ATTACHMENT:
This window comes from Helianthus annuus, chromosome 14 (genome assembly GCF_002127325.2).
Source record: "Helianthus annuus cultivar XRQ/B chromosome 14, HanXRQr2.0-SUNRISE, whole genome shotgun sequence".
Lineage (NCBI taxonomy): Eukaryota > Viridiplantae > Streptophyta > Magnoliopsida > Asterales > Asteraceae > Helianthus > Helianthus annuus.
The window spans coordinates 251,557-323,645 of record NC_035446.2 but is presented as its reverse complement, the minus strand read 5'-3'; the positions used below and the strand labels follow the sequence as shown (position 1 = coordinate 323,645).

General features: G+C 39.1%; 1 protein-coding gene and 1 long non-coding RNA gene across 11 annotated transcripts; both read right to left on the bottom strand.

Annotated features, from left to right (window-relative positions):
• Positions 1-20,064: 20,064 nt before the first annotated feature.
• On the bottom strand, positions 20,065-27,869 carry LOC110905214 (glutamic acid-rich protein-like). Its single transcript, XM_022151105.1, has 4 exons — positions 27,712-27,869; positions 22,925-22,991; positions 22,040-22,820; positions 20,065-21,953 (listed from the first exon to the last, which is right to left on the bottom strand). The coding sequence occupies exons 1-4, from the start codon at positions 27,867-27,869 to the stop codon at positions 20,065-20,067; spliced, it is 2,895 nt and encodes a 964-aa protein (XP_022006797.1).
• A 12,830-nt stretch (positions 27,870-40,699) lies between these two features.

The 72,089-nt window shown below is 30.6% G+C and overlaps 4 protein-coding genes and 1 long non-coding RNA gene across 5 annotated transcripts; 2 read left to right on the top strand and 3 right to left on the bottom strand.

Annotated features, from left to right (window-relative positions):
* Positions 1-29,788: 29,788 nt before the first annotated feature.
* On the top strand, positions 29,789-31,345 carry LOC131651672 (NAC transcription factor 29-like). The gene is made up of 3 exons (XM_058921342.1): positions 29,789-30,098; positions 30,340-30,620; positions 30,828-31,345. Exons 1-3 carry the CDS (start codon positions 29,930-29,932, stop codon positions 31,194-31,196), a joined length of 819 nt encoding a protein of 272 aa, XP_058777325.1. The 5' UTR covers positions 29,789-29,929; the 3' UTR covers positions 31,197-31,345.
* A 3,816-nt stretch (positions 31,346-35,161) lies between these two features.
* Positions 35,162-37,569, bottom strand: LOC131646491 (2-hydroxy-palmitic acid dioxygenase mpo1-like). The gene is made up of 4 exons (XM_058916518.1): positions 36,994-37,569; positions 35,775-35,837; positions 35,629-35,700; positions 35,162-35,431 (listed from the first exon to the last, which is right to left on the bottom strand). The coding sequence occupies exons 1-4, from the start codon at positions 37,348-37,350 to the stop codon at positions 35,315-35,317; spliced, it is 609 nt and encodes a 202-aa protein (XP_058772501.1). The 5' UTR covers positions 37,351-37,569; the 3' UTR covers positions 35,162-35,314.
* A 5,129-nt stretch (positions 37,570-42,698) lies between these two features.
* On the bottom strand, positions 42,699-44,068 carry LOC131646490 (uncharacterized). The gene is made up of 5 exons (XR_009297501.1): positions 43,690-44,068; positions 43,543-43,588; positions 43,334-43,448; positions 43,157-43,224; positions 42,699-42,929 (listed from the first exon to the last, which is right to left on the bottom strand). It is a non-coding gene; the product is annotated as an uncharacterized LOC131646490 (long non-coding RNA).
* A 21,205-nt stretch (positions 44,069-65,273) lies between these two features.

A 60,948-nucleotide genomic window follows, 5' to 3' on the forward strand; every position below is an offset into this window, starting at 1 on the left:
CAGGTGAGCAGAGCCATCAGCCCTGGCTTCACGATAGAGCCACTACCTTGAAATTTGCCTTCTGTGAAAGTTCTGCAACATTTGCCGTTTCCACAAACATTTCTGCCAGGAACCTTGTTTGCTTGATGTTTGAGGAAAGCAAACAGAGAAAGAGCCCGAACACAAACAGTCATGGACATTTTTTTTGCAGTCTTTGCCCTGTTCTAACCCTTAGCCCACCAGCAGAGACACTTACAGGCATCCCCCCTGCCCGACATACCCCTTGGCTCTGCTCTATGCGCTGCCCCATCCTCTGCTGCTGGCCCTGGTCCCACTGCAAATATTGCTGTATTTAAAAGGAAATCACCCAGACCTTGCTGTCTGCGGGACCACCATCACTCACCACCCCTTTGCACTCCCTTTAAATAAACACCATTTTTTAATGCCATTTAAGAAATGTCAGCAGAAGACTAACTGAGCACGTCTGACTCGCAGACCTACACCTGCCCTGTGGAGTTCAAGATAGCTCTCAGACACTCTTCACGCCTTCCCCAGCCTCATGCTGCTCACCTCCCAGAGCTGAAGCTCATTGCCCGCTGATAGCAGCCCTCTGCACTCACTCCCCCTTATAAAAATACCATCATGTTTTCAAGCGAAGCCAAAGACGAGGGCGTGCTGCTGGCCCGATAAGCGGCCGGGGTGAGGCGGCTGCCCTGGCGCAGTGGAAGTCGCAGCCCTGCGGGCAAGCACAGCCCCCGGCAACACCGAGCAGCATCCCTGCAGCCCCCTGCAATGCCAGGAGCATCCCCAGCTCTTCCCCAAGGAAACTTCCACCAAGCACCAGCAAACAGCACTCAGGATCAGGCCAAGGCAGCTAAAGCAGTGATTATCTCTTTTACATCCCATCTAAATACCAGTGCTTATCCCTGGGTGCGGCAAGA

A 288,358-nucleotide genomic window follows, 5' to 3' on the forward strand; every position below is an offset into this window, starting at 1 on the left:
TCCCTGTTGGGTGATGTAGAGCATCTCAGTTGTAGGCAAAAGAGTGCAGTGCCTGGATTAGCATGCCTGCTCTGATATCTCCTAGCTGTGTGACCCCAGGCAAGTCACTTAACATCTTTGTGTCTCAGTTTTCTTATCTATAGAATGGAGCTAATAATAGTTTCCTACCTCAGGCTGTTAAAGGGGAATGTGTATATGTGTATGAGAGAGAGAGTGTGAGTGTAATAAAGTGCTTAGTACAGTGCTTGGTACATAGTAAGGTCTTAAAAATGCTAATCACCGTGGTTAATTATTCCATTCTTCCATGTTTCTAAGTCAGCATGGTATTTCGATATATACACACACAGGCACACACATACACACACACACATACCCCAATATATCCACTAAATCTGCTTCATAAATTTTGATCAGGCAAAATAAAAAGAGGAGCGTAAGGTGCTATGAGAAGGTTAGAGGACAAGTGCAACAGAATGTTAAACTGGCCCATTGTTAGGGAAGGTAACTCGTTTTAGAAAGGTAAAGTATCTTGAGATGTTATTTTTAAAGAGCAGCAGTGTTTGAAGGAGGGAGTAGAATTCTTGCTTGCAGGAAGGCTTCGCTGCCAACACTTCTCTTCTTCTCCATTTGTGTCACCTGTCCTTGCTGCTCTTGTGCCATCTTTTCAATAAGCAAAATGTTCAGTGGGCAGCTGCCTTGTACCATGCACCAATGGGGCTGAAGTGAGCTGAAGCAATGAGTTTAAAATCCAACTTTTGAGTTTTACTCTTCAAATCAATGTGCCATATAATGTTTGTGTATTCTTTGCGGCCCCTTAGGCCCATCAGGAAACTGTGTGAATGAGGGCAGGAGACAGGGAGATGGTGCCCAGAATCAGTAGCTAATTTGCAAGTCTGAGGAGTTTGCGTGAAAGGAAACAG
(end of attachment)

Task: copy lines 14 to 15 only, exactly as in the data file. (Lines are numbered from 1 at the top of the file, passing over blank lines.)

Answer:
* A 3,816-nt stretch (positions 31,346-35,161) lies between these two features.
* Positions 35,162-37,569, bottom strand: LOC131646491 (2-hydroxy-palmitic acid dioxygenase mpo1-like). The gene is made up of 4 exons (XM_058916518.1): positions 36,994-37,569; positions 35,775-35,837; positions 35,629-35,700; positions 35,162-35,431 (listed from the first exon to the last, which is right to left on the bottom strand). The coding sequence occupies exons 1-4, from the start codon at positions 37,348-37,350 to the stop codon at positions 35,315-35,317; spliced, it is 609 nt and encodes a 202-aa protein (XP_058772501.1). The 5' UTR covers positions 37,351-37,569; the 3' UTR covers positions 35,162-35,314.